Thursday, April 1, 2010


Jim O’Neill, chief economist at Goldman Sachs, put in his two cents’ worth to the currency debate in a April 1 Financial Times op ed entitled “Tough talk on China ignores economic reality.” His argument seems to be:

• At 14-15 percent, China’s annual domestic demand growth is “too strong,” adding to inflationary pressures in China.
• China’s “strong imports” are a positive force in the world economy.
• The RMB is not undervalued but rather “ very close to the price it should be.”
• “[G]iven the past weakness of the dollar and the strength of domestic demand in many big emerging countries, China included, the US has a chance of reaching its goal [of doubling exports over the next five years].”
• So, it’s counterproductive to press China to change its exchange rate regime.

Huh? Is this some sort of April Fool’s piece? Let’s try to think straight about each piece of O’Neill’s argument:

• As O”Neill himself recognizes, revaluation of the renminbi is deflationary, not inflationary. Inflation arises when the total supply is restricted. A revaluation helps remedy that problem immediately and over time. First, domestic prices would fall as the price of imports (energy, raw materials, components, luxury goods) fell and the supply of imports rose. Over the longer term, China’s domestic supply would be expanded, too, as some producers found the economics of producing goods for the domestic market more appealing than exporting. So, the inflation argument helps to justify a revaluation.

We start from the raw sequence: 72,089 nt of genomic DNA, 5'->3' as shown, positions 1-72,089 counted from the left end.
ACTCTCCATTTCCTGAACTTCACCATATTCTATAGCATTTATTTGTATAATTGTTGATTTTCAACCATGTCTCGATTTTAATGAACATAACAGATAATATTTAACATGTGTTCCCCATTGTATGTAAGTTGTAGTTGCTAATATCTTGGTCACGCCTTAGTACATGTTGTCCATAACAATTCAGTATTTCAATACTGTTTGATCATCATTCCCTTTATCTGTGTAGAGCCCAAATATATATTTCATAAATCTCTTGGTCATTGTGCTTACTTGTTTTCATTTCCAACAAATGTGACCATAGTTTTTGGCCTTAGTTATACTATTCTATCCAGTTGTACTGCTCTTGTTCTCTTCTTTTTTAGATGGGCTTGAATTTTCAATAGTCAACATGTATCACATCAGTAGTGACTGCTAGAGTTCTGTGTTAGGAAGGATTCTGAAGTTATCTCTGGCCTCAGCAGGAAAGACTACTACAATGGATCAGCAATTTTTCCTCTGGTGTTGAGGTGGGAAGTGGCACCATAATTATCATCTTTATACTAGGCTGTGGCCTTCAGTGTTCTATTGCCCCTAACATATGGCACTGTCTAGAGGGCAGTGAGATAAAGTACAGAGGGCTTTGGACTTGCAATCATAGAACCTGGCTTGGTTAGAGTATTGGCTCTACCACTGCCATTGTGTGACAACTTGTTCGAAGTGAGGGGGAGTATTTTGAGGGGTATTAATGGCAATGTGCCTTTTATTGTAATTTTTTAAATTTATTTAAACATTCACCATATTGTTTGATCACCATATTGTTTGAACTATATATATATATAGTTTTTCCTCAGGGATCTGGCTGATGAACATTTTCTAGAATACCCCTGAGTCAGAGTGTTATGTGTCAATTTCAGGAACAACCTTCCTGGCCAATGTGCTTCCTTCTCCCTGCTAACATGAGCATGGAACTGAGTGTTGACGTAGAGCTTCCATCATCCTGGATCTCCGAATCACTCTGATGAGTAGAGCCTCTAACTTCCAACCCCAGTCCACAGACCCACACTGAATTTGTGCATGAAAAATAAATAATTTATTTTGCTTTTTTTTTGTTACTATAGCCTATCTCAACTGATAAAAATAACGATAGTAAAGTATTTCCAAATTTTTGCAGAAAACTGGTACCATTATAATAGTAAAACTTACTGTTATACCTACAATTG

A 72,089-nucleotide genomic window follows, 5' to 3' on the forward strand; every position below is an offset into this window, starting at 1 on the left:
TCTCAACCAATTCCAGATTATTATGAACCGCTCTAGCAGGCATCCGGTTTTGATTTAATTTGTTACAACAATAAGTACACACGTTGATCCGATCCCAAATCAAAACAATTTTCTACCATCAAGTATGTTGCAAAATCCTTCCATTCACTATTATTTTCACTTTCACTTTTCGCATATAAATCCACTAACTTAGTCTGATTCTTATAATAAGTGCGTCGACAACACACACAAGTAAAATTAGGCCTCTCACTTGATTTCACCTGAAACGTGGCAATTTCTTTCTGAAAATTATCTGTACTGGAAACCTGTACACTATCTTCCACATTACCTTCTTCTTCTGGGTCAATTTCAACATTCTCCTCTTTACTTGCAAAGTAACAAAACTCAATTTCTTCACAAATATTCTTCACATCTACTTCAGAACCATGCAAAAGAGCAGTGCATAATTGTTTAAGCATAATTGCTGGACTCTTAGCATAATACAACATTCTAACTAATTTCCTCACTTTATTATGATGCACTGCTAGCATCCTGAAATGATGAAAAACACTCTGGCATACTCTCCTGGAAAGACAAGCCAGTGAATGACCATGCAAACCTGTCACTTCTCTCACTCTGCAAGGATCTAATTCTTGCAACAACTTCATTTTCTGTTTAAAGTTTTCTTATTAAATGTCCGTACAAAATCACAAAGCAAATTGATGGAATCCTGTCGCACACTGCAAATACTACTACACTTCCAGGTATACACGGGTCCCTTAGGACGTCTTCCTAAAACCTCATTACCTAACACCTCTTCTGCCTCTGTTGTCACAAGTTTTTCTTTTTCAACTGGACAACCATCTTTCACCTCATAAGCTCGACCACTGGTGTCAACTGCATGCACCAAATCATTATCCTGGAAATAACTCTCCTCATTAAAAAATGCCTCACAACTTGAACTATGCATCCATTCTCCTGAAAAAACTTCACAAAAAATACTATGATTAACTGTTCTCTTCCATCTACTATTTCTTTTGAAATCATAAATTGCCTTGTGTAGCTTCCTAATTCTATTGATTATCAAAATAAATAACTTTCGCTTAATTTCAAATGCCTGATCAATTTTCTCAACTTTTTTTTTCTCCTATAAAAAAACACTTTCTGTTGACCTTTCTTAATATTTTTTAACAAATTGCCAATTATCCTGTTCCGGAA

• If China’s expected trade deficit for March were to turn out to be more than a one-month wonder, the argument for China’s growth being good for the global economy would be more credible. However, a revaluation would help to open the Chinese economy to global competition on an on-going basis. Here again, O’Neill’s argument seems to work in favor of a revaluation.
• How can O’Neill argue that the RMB is not undervalued? China’s official reserves have reached stratospheric levels and are still rising. IMF rules require a rebalancing when trade flows or the balance of payments are imbalanced. That means a reversal of rising trends, not a slowing or a stabilization of them.
• How will past weakness of the dollar help future US exports when it was associated with the world’s largest trade deficit? How will continued strength of the dollar against the renminbi help increase US exports?
• O’Neill seems implicitly to endorse the old chestnut that “China doesn’t respond to foreign pressure.” The other side of that coin is “no pressure, no problem.” Silence is just a form of assent.

The facts and the law are on the side of an immediate, substantial revaluation. Economic logic indicates that a revaluation is in the overall interests of the not just the US, but China and the rest of the world as well. That much should be apparent to all independent analysts by now. It’s time to stop fooling around and act.

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